"It's too early to ask the question, but it's not too early to prepare for a time when the question might have to be asked," said Kath. That preparation, he said, has already begun, including by drafting plans on how to manage wolf packs should they become established.

The North American wolves, known as gray or timber wolves, have proven resilient.

Their numbers in the lower 48 states fell to a few dozen by 1970 but dramatically rebounded with federal protections and wildly successful reintroduction programs in Minnesota, Wisconsin, Michigan, Montana, Idaho, Oregon, Washington and Wyoming.

In Wisconsin, which shares a 150-mile border with Illinois, wolf numbers went from few to none in the 1970s to more than 800 today.

The core of Wisconsin's wolf population is in its forested north. But, explained Kath, of their own accord, the wolves have moved south. There's even one pack near Beloit, Wis., only miles from Illinois.

Several shootings of wolves have occurred in JoDaviess County, which hugs the Wisconsin border in the northwestern Illinois. That's where Earl Sirchia, of Elgin, killed the wolf that drew the scrutiny of federal prosecutors.

In another case from 2011 in the same county, Jason T. Bourrette and his friend Perry Vesely, both of Hanover, were hunting on Crazy Hallow Road when they saw what they thought was a coyote - which are legally hunted year around - tossing a mole up and down in its jaws, according to police reports.

After Bourrette shot and killed it, Vesely cursed and said, "Ya know, this could be a wolf,'" he told an investigator later. In the interview, he added about wolves, "I'm sure sooner or later we're going to have a pile of them down here, I'm afraid."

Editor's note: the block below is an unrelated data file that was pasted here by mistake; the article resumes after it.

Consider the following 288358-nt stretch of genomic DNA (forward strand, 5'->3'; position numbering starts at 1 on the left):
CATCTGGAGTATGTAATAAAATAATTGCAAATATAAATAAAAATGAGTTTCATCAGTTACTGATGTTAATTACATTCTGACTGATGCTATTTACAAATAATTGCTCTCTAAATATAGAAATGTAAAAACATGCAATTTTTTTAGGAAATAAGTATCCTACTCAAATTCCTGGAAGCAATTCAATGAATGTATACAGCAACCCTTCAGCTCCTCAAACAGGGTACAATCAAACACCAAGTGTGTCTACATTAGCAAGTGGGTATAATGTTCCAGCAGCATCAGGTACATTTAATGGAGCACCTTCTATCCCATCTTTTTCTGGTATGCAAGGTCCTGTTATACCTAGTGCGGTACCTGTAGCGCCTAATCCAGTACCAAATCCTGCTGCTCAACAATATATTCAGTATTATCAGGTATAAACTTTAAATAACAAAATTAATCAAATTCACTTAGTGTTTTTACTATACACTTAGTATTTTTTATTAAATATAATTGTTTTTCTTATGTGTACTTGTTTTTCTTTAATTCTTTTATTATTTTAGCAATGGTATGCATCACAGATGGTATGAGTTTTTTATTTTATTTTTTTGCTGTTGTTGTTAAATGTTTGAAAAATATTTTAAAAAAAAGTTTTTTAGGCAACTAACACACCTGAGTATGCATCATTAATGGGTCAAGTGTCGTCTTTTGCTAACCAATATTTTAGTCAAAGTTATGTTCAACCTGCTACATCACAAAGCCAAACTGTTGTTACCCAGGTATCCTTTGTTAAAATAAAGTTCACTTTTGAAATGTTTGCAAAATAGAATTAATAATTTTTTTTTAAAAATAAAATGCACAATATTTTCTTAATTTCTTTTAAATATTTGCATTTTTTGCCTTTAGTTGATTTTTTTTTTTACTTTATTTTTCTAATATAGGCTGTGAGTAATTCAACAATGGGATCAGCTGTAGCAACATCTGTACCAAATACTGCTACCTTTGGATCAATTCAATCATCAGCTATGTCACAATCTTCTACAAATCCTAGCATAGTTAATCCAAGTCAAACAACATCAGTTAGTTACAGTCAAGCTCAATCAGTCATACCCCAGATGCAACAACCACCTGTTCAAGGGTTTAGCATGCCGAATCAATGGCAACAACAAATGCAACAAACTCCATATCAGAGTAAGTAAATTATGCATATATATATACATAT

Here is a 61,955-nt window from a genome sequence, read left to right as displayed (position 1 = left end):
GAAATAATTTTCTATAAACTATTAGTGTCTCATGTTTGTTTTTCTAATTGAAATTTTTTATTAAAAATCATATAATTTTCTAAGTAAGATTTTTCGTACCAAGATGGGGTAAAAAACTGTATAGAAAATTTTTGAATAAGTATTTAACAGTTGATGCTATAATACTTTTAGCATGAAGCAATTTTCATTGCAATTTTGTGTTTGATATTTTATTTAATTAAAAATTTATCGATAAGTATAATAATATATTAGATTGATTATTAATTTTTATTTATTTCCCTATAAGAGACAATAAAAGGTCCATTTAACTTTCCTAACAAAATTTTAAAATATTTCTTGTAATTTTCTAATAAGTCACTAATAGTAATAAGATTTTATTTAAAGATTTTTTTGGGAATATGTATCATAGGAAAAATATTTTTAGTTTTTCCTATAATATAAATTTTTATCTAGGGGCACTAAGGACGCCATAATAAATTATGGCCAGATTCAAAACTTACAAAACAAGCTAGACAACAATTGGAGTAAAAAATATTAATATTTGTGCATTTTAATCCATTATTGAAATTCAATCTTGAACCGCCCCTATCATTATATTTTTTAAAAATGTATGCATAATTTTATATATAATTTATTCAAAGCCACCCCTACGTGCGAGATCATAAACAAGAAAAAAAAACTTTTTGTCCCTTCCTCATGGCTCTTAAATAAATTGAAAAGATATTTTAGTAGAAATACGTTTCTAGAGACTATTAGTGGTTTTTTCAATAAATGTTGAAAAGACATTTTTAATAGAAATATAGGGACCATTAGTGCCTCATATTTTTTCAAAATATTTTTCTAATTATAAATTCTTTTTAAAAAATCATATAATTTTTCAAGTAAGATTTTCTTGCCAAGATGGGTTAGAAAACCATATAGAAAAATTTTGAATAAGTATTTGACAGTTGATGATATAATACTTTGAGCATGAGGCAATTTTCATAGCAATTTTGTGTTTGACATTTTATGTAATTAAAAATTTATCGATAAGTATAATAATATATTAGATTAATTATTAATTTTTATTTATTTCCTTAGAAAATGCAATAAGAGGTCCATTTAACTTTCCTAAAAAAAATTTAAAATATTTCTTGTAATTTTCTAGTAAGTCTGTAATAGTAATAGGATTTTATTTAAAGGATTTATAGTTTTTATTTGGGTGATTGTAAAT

Both men were charged under state conservation law, but the charges were later dismissed.

Sirchia, who had faced a maximum one-year prison sentence, pleaded guilty months before his trial in Chicago was set to start. He was accused of taking the wolf's skull, and he allegedly had a photograph taken of himself with the dead wolf - a picture investigators later used in evidence, said Timothy Chapman, the assistant the U.S. attorney in Chicago who handled Sirchia's case.

No one answered repeated calls to a residential phone number for Sirchia. His Bartlett-based attorney, Robert J. Krupp, hung up when a reporter called and mentioned the case.

Earlier in 2013, the U.S. government declared victory in a four-decade campaign to rescue the gray wolf and lifted the federal protection in the Great Lakes area, including far-north Illinois. The state protection remains, meaning killing wolves anywhere in Illinois remains prohibited.

Enough wolves are roaming into Illinois that hunters today need to at least entertain the possibility that the animal in their sights they think is a coyote might actually be a wolf. Wolves are taller and have blockier muzzles.

But could wolves become commonplace in Illinois years or decades from now? It is possible, said Kath.

There is plenty of Midwest wolves' favorite food: White-tail deer are abundant in Illinois. On the other hand, only 14 percent of Illinois land is suitable habitat for wolves, which prefer forests, a 2013 Southern Illinois University Carbondale study found. The northwest, west-central Illinois and the southern tip of the state were deemed most suitable.

And then there's wolves' lousy and, by most accounts, undeserved reputation as bloodthirsty. (See "Little Red Riding Hood.") That points to the main factor in wolves' future prospects in Illinois: Humans.

"It's really not that they can't survive in Illinois. They could," said Kath. "The question is, will the general public allow them to survive?"